In a Canadian phase III trial reported in the Journal of Clinical Oncology, Behroozian et al found that the use of Mepitel film—a silicone-based polyurethane film dressing—significantly reduced the incidence of grade 2 or 3 acute radiation dermatitis vs usual care in at-risk women receiving radiotherapy after surgery for breast cancer.
As stated by the investigators, “Mepitel film can reduce radiation dermatitis, but the results from two randomized controlled trials are conflicting. We aimed to conduct a confirmatory randomized controlled trial in patients at risk of radiation dermatitis.”
In the open-label multicenter trial, 376 women (modified intent-to-treat population) with large breasts after lumpectomy (bra size ≥ 36 inches or cup size ≥ C) or who had undergone mastectomy were randomly assigned 2:1 between January 2020 and May 2022 to receive Mepitel film treatment (n = 251) or usual care (n = 125). Eligible patients were to receive conventional (50 Gy in 25 fractions) or hypofractionated (40–42.6 Gy in 15–16 fractions) radiotherapy to the breast/chest wall plus/minus regional lymph nodes. Mepitel film was applied to the entire breast or chest wall on the first day of radiotherapy; on the last day of radiotherapy, the entire film was replaced to with the aim of providing protection over the 2 weeks following completion of radiotherapy. The primary endpoint was incidence of grade 2 or 3 radiation dermatitis.
Grade 2 or 3 radiation dermatitis occurred in 39 (15.5%, 95% confidence interval [CI] = 11.3%–20.6%) of 251 patients in the Mepitel film group vs 57 (45.6%, 95% CI = 36.7%–54.8%) of 125 in the usual-care group (odds ratio [OR] = 0.20, 95% CI = 0.12–0.34, P < .0001).
Grade 3 dermatitis occurred in 7 patients (2.8%, 95% CI = 1.1%–5.7%) in the Mepitel film group vs 17 patients (13.6%, 95% CI = 8.1%–20.9%) in the usual-care group (OR = 0.19, 95% CI = 0.07–0.45, P < .0002). Moist desquamation occurred in 20 patients (8.0%, 95% CI = 4.9%–12.0%) in the Mepitel film group vs 24 patients (19.2%, 95% CI = 12.7%–27.1%), in the usual-care group (OR = 0.36, 95% CI = 0.19–0.68, P = .002).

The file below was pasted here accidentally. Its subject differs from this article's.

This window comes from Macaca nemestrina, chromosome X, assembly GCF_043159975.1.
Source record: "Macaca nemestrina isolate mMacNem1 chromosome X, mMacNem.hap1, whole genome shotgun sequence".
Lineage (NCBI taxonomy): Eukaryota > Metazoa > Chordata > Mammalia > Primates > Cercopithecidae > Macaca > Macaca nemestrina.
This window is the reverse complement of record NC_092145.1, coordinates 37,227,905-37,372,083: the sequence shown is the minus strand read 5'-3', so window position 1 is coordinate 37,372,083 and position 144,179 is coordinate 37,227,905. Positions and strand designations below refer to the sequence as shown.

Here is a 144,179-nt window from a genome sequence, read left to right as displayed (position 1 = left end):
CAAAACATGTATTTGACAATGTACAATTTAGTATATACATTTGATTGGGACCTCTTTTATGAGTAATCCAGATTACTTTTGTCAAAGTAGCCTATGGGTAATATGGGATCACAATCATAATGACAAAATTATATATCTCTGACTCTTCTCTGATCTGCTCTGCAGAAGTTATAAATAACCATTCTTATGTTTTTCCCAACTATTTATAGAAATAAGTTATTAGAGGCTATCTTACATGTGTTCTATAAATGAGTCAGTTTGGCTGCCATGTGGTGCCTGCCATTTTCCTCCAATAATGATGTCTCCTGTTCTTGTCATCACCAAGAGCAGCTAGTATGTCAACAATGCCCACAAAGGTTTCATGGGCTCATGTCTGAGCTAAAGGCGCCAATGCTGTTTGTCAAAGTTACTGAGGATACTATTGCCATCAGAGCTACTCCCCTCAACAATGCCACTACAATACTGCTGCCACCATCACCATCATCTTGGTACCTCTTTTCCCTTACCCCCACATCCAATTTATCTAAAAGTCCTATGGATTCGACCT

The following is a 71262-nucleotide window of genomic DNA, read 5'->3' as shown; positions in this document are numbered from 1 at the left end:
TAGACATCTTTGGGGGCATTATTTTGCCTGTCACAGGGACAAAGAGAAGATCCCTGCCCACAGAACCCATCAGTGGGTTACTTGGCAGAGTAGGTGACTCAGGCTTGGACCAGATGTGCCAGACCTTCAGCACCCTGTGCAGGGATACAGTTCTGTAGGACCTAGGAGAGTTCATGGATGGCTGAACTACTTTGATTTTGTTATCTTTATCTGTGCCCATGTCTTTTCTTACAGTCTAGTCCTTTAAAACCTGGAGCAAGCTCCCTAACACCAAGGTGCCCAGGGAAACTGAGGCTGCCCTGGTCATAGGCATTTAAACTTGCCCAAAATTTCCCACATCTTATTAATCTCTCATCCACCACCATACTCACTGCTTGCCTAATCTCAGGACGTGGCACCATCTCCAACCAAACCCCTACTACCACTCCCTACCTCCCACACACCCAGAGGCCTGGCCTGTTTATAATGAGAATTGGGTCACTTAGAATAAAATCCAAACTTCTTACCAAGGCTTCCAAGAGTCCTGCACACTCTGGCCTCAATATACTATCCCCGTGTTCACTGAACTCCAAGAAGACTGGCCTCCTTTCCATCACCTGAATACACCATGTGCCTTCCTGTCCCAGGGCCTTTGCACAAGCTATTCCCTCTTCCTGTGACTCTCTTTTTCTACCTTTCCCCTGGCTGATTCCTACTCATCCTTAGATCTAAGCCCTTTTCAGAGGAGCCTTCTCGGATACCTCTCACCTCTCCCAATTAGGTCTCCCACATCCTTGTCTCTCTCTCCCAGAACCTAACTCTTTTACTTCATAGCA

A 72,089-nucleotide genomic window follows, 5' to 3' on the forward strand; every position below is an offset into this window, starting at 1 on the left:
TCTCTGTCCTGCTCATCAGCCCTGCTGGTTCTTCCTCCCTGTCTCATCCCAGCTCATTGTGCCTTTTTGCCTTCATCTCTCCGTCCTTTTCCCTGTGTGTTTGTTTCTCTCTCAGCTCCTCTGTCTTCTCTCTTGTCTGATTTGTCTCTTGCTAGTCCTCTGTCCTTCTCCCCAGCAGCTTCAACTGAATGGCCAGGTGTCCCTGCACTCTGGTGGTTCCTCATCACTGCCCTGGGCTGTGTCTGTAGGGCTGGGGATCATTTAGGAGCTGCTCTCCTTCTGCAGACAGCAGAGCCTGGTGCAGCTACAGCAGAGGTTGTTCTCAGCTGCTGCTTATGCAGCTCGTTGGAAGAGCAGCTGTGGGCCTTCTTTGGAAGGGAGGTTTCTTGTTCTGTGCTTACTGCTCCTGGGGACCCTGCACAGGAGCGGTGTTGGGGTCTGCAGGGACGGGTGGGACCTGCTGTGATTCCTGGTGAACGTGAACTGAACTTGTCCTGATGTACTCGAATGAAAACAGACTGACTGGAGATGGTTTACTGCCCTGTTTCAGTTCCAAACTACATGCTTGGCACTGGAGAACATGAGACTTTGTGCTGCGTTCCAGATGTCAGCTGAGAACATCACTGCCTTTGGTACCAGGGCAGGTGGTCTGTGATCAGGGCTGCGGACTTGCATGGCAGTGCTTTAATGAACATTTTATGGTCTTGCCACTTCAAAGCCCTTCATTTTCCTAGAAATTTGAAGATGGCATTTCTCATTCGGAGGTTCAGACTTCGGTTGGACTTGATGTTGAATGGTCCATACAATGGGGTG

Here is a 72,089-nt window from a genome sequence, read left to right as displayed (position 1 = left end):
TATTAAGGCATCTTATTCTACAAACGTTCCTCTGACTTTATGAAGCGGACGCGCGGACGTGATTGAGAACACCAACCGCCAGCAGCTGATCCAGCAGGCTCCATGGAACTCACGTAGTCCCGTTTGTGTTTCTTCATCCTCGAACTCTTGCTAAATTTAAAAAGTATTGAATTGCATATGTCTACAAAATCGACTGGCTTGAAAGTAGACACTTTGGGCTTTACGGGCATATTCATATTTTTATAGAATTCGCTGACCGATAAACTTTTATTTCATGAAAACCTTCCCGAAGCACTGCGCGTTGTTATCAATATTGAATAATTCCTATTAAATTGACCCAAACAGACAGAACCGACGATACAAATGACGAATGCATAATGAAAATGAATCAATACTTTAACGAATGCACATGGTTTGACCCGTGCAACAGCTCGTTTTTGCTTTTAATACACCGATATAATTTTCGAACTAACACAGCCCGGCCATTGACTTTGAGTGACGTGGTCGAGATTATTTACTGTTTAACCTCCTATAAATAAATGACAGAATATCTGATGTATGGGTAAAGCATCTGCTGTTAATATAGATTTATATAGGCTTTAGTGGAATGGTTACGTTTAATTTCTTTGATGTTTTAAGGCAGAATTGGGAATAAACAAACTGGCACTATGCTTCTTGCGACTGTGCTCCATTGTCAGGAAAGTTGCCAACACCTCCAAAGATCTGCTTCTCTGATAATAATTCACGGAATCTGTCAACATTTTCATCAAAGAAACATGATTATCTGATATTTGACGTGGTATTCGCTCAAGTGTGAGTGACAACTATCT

On the Radiation-Induced Skin Reaction Assessment Scale, patient assessment showed significantly better scores for the Mepitel film group vs the usual-care group for tenderness and discomfort or pain (P = .001), burning sensation (P = .004), and total score (P = .005); clinician assessment also showed significantly better scores for erythema (P < .0001), moist desquamation (P < .0001), total score (P < .0001), and combined patient and clinician total score (P < .0001).
On the Skin Symptom Assessment Scale, patient assessment showed significantly better scores for the Mepitel film group vs the usual-care group for blistering/peeling (P = .009), erythema (P = .001), pigmentation (P < .0001), and edema (P = .03); clinician assessment showed significantly better scores for pain/soreness (P = .0009), blistering/peeling (P = .009), erythema (P < .0001), and pigmentation (P = .001).
Three patients in the Mepitel film group removed the film prematurely, due to rash in two and excessive pruritus in one.
The investigators concluded, “Mepitel film significantly reduces radiation dermatitis in patients undergoing breast radiotherapy.”
Edward Chow, MBBS, of the Department of Radiation Oncology, Odette Cancer Centre, Sunnybrook Health Sciences Centre, Toronto, is the corresponding author for the Journal of Clinical Oncology article.
Disclosure: For full disclosures of the study authors, visit ascopubs.org.The content in this post has not been reviewed by the American Society of Clinical Oncology, Inc. (ASCO®) and does not necessarily reflect the ideas and opinions of ASCO®.